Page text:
We have been here before. The polls were woefully inaccurate in the 1992 election, predicting a Labour victory, only for John Major’s Conservatives to win by a clear seven percentage points. While the polls had performed a bit better since, history repeated itself this year. Continue reading
On polling day, Professor Leighton Vaughan Williams, director of the Political Forecasting Unit (PFU) at Nottingham Business School, gives the PFU’s official forecast of the election result. The prediction is based on a weighted combination of a range of variables, including adjusted polling analysis and a number of market-based predictors.
He says: “This is the Election Day forecast of the seats to be obtained by each of the parties. It is our best estimate given our methodology and the available data, but it must be borne in mind that there are large confidence intervals around these numbers, especially given the very late swings picked up in the most recent polls, and the volatility detected in some of the markets. Treat the prediction accordingly. With great caution.”
Ed Miliband has pledged that Labour would introduce three-year tenancy agreements for private renters under which their rent increases would be capped at the rate of inflation, writes Professor Michael White.
The Conservatives quickly rounded on the idea of re-introducing rent controls, with London mayor Boris Johnson writing in The Daily Telegraph that it was “an idiotic way to tackle the problem of high rents”.
The history of rent control in the UK has been problematic. Designed to maintain affordability, limits to rent rises introduced in the Increase of Rent and Mortgage Interest (War Restrictions) Act 1915. This was designed to be short term but was kept in force after World War I in some form until 1989. It reduced the investment attractiveness of the private rented sector leading not only to its decline but also creating a significant drop in the quality of private rented accommodation. Continue reading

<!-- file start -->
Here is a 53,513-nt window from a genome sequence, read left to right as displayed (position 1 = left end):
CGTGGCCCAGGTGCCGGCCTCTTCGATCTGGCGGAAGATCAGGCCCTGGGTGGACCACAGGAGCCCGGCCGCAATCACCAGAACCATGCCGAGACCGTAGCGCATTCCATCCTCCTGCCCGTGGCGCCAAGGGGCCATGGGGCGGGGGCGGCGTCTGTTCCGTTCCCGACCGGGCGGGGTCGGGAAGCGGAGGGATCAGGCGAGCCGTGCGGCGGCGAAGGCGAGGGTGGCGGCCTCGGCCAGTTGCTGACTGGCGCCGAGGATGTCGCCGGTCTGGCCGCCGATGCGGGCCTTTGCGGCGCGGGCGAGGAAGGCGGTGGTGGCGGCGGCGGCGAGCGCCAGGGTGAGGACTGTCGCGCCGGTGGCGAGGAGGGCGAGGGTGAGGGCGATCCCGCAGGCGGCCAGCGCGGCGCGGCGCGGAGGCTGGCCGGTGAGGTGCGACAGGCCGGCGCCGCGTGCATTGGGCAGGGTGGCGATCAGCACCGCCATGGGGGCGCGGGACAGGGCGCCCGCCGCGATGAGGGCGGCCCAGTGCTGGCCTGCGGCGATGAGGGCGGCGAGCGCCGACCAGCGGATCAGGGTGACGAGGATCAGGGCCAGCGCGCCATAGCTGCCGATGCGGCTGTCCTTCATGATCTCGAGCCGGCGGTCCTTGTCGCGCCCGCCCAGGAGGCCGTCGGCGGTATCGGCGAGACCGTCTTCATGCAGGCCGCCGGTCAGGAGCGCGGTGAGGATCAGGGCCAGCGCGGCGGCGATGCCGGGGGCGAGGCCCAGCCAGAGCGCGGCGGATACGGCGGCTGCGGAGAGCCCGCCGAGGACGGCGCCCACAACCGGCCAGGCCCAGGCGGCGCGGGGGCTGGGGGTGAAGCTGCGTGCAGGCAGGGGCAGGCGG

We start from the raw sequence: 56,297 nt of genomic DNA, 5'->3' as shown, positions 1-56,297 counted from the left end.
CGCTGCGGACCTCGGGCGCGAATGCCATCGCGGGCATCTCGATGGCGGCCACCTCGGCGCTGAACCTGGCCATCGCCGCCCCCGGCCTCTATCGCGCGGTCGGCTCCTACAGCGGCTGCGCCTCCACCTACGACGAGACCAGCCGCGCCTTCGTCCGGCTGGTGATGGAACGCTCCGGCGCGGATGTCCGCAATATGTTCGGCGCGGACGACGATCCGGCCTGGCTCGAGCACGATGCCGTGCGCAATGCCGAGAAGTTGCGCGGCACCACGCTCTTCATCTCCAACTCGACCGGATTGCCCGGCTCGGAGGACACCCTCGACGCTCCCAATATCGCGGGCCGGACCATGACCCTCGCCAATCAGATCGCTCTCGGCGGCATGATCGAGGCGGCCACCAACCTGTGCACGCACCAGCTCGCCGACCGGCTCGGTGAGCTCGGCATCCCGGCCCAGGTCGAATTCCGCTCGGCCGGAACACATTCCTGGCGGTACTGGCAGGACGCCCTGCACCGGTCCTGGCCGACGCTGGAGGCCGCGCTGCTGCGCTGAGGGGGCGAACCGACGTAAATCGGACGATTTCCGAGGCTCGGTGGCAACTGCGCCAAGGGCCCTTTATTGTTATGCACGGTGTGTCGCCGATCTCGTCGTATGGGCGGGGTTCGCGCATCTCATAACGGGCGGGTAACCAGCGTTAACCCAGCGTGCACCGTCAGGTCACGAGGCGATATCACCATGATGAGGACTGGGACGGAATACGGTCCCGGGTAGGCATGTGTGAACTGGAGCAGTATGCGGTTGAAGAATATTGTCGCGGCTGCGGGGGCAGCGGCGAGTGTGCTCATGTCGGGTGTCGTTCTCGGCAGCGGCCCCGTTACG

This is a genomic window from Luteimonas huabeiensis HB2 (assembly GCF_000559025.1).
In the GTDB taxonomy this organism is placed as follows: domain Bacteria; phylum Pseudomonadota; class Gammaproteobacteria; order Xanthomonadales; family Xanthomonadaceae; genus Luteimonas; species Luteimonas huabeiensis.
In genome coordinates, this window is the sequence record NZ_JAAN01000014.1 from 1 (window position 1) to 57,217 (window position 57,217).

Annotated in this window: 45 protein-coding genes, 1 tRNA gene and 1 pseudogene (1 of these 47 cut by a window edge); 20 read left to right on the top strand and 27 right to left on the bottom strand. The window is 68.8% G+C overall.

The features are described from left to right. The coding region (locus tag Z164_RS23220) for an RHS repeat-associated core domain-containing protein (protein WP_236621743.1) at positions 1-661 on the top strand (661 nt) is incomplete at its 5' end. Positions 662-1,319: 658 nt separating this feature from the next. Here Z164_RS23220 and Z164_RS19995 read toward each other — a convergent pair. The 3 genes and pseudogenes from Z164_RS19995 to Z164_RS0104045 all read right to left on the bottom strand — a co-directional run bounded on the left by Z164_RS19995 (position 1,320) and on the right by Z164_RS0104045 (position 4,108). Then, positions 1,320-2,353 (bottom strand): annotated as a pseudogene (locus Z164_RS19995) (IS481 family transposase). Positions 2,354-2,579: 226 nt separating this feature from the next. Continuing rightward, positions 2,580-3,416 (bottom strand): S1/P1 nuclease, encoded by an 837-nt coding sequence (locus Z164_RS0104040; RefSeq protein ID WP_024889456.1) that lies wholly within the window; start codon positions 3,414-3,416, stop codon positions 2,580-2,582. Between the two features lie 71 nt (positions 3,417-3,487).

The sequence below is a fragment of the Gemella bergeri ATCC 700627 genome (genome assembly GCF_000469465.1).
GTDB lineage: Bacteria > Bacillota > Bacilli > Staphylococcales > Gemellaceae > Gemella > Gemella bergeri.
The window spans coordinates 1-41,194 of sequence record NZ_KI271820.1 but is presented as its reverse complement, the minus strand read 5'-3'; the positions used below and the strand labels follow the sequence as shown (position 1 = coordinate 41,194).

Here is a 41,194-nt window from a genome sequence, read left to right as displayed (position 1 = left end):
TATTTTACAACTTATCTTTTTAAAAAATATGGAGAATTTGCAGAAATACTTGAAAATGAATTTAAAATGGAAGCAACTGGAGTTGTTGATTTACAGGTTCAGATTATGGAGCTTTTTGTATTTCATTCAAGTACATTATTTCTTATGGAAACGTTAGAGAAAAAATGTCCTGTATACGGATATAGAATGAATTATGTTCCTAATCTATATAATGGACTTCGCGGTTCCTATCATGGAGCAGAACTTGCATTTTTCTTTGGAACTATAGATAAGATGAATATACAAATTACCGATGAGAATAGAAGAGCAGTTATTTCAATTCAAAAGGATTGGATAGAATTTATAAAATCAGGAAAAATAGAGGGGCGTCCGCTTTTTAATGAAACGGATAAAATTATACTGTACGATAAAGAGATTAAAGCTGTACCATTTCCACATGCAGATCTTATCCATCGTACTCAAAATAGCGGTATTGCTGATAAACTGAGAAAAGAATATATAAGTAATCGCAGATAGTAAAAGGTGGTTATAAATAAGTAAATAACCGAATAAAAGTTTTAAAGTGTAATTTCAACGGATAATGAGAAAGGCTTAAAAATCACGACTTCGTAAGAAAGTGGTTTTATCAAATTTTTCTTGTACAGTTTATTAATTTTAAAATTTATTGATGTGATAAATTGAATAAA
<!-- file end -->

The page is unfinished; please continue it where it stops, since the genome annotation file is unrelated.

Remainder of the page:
Professor Leighton Vaughan Williams, director of the Political Forecasting Unit (PFU) at Nottingham Business School, gives the PFU’s official forecast of the election result. The prediction is based on a weighted combination of a range of variables, including adjusted polling analysis and a number of market-based predictors. Continue reading
At the start of a new week, Professor Leighton Vaughan Williams, director of the Political Forecasting Unit (PFU) at Nottingham Business School, gives the PFU’s official forecast of the election result. The prediction is based on a weighted combination of a range of variables, including adjusted polling analysis and a number of market-based predictors.
Increasing house prices, limited housing supply, and problems of affordability characterise the housing market. 30 years of very limited new building in social rented housing have led to increasing numbers of households in private renting and renting for longer. Limited wage growth and risk aversion by banks since the financial crisis has meant that saving for a deposit has become more challenging.
The Help to Buy policy introduced by the Coalition government has tried to address this issue effectively reducing the amount that borrowers need to pay upfront. The Conservative party has indicated that it would retain this policy to 2020 if re-elected in 2015. Continue reading